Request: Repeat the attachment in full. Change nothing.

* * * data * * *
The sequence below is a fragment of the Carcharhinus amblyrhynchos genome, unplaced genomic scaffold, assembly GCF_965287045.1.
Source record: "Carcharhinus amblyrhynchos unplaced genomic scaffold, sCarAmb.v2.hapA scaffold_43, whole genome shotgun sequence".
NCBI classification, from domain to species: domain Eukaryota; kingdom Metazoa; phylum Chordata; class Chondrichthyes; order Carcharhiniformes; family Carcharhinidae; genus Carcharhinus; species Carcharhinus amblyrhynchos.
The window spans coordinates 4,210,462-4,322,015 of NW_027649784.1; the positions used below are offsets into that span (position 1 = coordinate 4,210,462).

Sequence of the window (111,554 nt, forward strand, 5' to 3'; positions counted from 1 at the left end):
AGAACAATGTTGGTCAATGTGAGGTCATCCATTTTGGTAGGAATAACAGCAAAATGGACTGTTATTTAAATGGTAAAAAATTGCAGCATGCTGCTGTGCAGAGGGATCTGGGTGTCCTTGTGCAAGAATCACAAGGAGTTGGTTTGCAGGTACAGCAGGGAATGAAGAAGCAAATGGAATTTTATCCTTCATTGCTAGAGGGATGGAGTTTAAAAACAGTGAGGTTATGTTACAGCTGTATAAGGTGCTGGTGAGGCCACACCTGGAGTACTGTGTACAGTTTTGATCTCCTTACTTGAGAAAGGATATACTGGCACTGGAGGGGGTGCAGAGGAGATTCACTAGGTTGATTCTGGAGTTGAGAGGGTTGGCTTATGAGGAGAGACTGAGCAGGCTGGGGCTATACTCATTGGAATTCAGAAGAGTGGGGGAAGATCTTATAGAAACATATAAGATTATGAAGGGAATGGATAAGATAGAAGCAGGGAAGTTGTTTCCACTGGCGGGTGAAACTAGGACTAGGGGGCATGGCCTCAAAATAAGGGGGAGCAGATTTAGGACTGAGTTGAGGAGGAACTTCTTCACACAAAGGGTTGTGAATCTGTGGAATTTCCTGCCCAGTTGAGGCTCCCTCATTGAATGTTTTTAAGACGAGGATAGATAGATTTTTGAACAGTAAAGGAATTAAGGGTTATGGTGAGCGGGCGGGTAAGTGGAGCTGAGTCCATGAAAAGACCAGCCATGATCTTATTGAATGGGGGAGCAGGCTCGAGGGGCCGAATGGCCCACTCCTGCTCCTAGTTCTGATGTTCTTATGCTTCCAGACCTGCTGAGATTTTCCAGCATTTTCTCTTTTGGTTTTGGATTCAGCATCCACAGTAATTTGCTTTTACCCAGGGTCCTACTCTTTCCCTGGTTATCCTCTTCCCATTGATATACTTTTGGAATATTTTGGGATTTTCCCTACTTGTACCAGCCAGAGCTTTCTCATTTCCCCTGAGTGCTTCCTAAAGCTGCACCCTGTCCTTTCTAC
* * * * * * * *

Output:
The sequence below is a fragment of the Carcharhinus amblyrhynchos genome, unplaced genomic scaffold, assembly GCF_965287045.1.
Source record: "Carcharhinus amblyrhynchos unplaced genomic scaffold, sCarAmb.v2.hapA scaffold_43, whole genome shotgun sequence".
NCBI classification, from domain to species: domain Eukaryota; kingdom Metazoa; phylum Chordata; class Chondrichthyes; order Carcharhiniformes; family Carcharhinidae; genus Carcharhinus; species Carcharhinus amblyrhynchos.
The window spans coordinates 4,210,462-4,322,015 of NW_027649784.1; the positions used below are offsets into that span (position 1 = coordinate 4,210,462).

Sequence of the window (111,554 nt, forward strand, 5' to 3'; positions counted from 1 at the left end):
AGAACAATGTTGGTCAATGTGAGGTCATCCATTTTGGTAGGAATAACAGCAAAATGGACTGTTATTTAAATGGTAAAAAATTGCAGCATGCTGCTGTGCAGAGGGATCTGGGTGTCCTTGTGCAAGAATCACAAGGAGTTGGTTTGCAGGTACAGCAGGGAATGAAGAAGCAAATGGAATTTTATCCTTCATTGCTAGAGGGATGGAGTTTAAAAACAGTGAGGTTATGTTACAGCTGTATAAGGTGCTGGTGAGGCCACACCTGGAGTACTGTGTACAGTTTTGATCTCCTTACTTGAGAAAGGATATACTGGCACTGGAGGGGGTGCAGAGGAGATTCACTAGGTTGATTCTGGAGTTGAGAGGGTTGGCTTATGAGGAGAGACTGAGCAGGCTGGGGCTATACTCATTGGAATTCAGAAGAGTGGGGGAAGATCTTATAGAAACATATAAGATTATGAAGGGAATGGATAAGATAGAAGCAGGGAAGTTGTTTCCACTGGCGGGTGAAACTAGGACTAGGGGGCATGGCCTCAAAATAAGGGGGAGCAGATTTAGGACTGAGTTGAGGAGGAACTTCTTCACACAAAGGGTTGTGAATCTGTGGAATTTCCTGCCCAGTTGAGGCTCCCTCATTGAATGTTTTTAAGACGAGGATAGATAGATTTTTGAACAGTAAAGGAATTAAGGGTTATGGTGAGCGGGCGGGTAAGTGGAGCTGAGTCCATGAAAAGACCAGCCATGATCTTATTGAATGGGGGAGCAGGCTCGAGGGGCCGAATGGCCCACTCCTGCTCCTAGTTCTGATGTTCTTATGCTTCCAGACCTGCTGAGATTTTCCAGCATTTTCTCTTTTGGTTTTGGATTCAGCATCCACAGTAATTTGCTTTTACCCAGGGTCCTACTCTTTCCCTGGTTATCCTCTTCCCATTGATATACTTTTGGAATATTTTGGGATTTTCCCTACTTGTACCAGCCAGAGCTTTCTCATTTCCCCTGAGTGCTTCCTAAAGCTGCACCCTGTCCTTTCTAC